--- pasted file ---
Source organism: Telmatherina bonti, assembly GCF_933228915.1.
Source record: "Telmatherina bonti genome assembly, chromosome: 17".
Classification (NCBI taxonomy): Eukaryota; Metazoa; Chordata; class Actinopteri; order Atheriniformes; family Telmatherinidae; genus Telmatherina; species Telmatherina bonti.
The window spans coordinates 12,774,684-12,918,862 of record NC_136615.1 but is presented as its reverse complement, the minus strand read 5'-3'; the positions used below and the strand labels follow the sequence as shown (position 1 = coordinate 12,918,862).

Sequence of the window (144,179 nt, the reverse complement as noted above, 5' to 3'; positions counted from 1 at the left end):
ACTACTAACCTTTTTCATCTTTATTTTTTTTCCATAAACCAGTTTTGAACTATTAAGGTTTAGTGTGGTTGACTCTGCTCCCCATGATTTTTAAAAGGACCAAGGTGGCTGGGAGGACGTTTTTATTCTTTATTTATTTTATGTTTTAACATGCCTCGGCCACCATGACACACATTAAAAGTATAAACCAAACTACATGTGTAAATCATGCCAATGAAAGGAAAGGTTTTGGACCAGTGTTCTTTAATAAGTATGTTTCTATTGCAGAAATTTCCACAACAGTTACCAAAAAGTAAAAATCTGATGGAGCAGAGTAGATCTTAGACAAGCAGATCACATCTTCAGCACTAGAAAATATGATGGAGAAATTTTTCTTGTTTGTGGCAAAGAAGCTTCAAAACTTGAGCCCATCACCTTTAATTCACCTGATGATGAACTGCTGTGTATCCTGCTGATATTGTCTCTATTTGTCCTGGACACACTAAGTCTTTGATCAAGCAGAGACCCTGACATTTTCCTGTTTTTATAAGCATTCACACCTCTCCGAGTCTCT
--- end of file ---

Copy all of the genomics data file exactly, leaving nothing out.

Source organism: Telmatherina bonti, assembly GCF_933228915.1.
Source record: "Telmatherina bonti genome assembly, chromosome: 17".
Classification (NCBI taxonomy): Eukaryota; Metazoa; Chordata; class Actinopteri; order Atheriniformes; family Telmatherinidae; genus Telmatherina; species Telmatherina bonti.
The window spans coordinates 12,774,684-12,918,862 of record NC_136615.1 but is presented as its reverse complement, the minus strand read 5'-3'; the positions used below and the strand labels follow the sequence as shown (position 1 = coordinate 12,918,862).

Sequence of the window (144,179 nt, the reverse complement as noted above, 5' to 3'; positions counted from 1 at the left end):
ACTACTAACCTTTTTCATCTTTATTTTTTTTCCATAAACCAGTTTTGAACTATTAAGGTTTAGTGTGGTTGACTCTGCTCCCCATGATTTTTAAAAGGACCAAGGTGGCTGGGAGGACGTTTTTATTCTTTATTTATTTTATGTTTTAACATGCCTCGGCCACCATGACACACATTAAAAGTATAAACCAAACTACATGTGTAAATCATGCCAATGAAAGGAAAGGTTTTGGACCAGTGTTCTTTAATAAGTATGTTTCTATTGCAGAAATTTCCACAACAGTTACCAAAAAGTAAAAATCTGATGGAGCAGAGTAGATCTTAGACAAGCAGATCACATCTTCAGCACTAGAAAATATGATGGAGAAATTTTTCTTGTTTGTGGCAAAGAAGCTTCAAAACTTGAGCCCATCACCTTTAATTCACCTGATGATGAACTGCTGTGTATCCTGCTGATATTGTCTCTATTTGTCCTGGACACACTAAGTCTTTGATCAAGCAGAGACCCTGACATTTTCCTGTTTTTATAAGCATTCACACCTCTCCGAGTCTCT